In my experience, rubber or rubber like components of a bike are better changed when bringing an "old" bike back to use condition.
Inner tubes degrade and become porous and prone to "spontaneous" puncture. Rim brake pads become hard or brittle and do not stop the bike adequately. Both of these are a safety concern.
I know this is subjective, but in my opinion, it is better to replace the tubes as they are cheap in most places. In any case, it is worth dismounting the tires and inspecting the inner, the tube and the rim tape, and make sure there are no foreign objects or anything that can cause a puncture.
Brake pads, on the other hand, are definitively not the part to skimp on (in case you have old ones still on the bike - and yes, I'm assuming you have rim brakes; I have never had an issue with disk brake pads due to age alone).
-- End of answer and beginning of anecdote --
I learned about those in an event where fortunately there was no consequence for me other than a scare.
I decided to ride a very old road bike down a steep and long road. I had tested the brakes on the flat and they seemed okay. The tubes held air just fine so I thought there was no high risk.
Turns out the dried brake pads had almost no power when in the downward slope and I had to squeeze the levers hard and continuously just in order to avoid overspeed, In fact, I could not bring the bike to a stop. Near the bottom of the hill, both tubes "exploded" due to rim heating (I guess). They both produced a "bang" sound similar to small fire crackers losing all air instantaneously.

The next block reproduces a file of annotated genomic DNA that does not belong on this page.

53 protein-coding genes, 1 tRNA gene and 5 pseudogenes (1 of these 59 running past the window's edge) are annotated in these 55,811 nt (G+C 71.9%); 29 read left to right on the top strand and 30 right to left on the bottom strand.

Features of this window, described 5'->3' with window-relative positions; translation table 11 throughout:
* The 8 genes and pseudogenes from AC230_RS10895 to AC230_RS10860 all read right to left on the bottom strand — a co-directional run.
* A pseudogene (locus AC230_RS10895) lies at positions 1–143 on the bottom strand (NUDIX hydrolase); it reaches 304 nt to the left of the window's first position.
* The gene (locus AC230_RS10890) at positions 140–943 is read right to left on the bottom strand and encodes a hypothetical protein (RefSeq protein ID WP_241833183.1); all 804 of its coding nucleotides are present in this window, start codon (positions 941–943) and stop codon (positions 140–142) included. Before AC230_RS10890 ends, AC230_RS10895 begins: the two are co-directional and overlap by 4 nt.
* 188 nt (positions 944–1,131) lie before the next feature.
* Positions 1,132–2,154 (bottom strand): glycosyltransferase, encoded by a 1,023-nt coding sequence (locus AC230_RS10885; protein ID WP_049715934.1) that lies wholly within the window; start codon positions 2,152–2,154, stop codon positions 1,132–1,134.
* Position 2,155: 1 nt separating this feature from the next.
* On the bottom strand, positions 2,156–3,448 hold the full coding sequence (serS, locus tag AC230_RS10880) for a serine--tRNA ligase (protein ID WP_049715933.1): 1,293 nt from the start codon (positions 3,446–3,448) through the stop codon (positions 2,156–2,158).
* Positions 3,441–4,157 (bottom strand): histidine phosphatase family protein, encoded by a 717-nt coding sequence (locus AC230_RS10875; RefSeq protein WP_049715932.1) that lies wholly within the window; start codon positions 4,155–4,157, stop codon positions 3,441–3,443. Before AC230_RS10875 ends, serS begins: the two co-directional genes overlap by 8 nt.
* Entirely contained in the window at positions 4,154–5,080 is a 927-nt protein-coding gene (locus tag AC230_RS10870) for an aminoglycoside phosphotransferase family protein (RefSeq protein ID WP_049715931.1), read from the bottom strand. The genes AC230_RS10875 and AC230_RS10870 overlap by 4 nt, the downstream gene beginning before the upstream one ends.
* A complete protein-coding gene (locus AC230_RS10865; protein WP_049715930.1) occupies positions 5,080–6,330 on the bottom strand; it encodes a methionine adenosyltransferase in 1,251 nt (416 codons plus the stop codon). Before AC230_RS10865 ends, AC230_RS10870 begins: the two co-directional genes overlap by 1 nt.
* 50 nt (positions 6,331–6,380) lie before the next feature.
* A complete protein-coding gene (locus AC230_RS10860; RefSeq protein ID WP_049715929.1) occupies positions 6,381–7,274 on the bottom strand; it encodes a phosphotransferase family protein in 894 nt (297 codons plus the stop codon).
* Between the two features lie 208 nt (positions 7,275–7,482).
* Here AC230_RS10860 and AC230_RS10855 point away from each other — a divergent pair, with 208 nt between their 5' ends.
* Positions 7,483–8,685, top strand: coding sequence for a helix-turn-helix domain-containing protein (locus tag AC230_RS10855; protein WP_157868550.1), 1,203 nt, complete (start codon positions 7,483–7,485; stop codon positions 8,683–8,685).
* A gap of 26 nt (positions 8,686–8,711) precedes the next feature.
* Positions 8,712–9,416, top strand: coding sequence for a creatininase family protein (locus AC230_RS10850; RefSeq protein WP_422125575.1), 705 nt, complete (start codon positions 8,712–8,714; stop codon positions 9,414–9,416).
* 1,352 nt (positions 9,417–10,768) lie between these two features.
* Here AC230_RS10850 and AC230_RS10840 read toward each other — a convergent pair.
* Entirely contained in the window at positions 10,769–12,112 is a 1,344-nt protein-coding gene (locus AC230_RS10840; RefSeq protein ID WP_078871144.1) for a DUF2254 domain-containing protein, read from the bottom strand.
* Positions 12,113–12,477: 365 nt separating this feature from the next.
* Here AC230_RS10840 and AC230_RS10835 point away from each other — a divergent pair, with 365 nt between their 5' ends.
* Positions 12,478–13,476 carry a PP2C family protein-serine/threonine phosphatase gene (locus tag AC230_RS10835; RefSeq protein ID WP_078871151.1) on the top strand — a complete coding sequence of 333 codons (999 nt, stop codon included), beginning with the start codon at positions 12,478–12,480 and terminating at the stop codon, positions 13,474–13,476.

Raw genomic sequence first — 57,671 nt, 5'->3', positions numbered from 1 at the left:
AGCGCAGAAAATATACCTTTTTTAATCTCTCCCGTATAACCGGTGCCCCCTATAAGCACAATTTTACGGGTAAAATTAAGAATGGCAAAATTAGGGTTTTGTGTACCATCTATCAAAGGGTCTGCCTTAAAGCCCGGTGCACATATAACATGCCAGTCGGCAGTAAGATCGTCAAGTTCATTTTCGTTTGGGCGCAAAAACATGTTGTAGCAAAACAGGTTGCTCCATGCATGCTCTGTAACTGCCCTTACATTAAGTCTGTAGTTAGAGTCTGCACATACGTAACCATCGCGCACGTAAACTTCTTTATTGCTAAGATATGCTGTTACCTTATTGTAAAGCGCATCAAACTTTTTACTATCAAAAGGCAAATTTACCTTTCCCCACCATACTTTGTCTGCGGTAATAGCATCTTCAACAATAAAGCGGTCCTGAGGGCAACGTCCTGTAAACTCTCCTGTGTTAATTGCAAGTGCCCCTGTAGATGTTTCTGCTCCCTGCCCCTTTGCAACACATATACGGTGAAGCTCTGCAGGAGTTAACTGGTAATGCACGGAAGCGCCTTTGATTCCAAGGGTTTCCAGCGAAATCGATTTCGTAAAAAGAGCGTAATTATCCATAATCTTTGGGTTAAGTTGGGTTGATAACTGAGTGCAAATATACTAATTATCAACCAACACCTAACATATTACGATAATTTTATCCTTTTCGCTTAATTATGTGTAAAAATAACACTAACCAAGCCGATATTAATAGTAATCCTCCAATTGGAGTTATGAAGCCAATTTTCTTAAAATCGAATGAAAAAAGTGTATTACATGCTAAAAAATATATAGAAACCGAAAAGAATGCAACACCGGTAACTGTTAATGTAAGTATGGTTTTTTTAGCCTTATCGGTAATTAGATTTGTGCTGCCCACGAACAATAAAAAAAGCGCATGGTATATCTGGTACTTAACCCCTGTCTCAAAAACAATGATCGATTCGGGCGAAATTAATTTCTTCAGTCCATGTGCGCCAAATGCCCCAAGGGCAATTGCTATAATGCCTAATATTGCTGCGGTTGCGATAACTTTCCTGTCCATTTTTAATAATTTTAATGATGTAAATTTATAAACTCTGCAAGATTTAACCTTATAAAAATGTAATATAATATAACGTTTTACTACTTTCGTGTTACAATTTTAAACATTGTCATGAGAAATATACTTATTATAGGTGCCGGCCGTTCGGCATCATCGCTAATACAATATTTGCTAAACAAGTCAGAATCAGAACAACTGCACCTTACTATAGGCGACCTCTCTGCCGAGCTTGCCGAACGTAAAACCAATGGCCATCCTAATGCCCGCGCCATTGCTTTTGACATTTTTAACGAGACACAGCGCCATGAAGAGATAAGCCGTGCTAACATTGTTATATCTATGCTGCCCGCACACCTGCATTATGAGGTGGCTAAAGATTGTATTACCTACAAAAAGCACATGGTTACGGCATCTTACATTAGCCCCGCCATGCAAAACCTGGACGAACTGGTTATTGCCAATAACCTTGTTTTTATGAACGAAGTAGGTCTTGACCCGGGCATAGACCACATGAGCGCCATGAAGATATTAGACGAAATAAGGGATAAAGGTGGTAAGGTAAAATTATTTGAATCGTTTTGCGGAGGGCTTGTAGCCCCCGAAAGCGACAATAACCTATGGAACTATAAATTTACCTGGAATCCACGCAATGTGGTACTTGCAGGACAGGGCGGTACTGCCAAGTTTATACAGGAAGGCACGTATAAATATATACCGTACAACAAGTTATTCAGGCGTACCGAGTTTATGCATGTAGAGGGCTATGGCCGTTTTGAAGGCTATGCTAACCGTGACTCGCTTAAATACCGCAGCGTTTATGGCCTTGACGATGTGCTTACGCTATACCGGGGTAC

Luckily they did not burst at the exact same time but one after the other and over a straight stretch of road, and also, there was very little traffic on that road at that particular time. I managed to keep control and could stop as I reached a level part of the road. I touched the rims and they where hot enough that I could not keep my fingers against them for long. When I got to evaluate the tubes they both had long gashes.
Tires are somewhat more forgiving and also can be more easily inspected, but they also become harder and thus they lose traction more easily. In the case of flat handlebars, grips may become also hard and thus less comfortable to use, or the opposite, they become a sticky goo, but, unless they are slipping off the handlebar, they aren't much of a safety concern.
Bottom line: If you are on a tight budget it is understandable to try and keep as much of the bike as possible, but seek to replace critical items as soon as possible as an accident can easily result in way more expense. If the bike is going to have commuter use, then a puncture or tube failure can result in being late for an appointment.